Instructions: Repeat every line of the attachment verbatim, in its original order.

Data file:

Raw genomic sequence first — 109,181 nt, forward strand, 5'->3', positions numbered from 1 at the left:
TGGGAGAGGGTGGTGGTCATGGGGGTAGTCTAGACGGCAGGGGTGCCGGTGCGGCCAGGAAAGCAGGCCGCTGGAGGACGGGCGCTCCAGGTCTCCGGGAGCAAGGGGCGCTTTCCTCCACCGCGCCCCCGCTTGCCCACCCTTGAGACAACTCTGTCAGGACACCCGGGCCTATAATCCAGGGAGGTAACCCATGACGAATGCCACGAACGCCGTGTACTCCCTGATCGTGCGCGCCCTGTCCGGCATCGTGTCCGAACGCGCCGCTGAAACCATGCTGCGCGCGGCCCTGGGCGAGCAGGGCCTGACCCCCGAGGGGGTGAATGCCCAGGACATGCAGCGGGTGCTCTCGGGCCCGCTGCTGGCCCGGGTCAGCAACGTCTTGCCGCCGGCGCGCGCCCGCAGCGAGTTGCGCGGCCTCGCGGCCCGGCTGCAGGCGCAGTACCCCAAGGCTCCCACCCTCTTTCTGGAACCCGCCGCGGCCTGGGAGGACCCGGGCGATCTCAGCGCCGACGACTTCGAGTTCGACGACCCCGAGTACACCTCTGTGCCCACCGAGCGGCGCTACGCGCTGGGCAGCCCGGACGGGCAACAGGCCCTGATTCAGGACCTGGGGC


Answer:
Raw genomic sequence first — 109,181 nt, forward strand, 5'->3', positions numbered from 1 at the left:
TGGGAGAGGGTGGTGGTCATGGGGGTAGTCTAGACGGCAGGGGTGCCGGTGCGGCCAGGAAAGCAGGCCGCTGGAGGACGGGCGCTCCAGGTCTCCGGGAGCAAGGGGCGCTTTCCTCCACCGCGCCCCCGCTTGCCCACCCTTGAGACAACTCTGTCAGGACACCCGGGCCTATAATCCAGGGAGGTAACCCATGACGAATGCCACGAACGCCGTGTACTCCCTGATCGTGCGCGCCCTGTCCGGCATCGTGTCCGAACGCGCCGCTGAAACCATGCTGCGCGCGGCCCTGGGCGAGCAGGGCCTGACCCCCGAGGGGGTGAATGCCCAGGACATGCAGCGGGTGCTCTCGGGCCCGCTGCTGGCCCGGGTCAGCAACGTCTTGCCGCCGGCGCGCGCCCGCAGCGAGTTGCGCGGCCTCGCGGCCCGGCTGCAGGCGCAGTACCCCAAGGCTCCCACCCTCTTTCTGGAACCCGCCGCGGCCTGGGAGGACCCGGGCGATCTCAGCGCCGACGACTTCGAGTTCGACGACCCCGAGTACACCTCTGTGCCCACCGAGCGGCGCTACGCGCTGGGCAGCCCGGACGGGCAACAGGCCCTGATTCAGGACCTGGGGC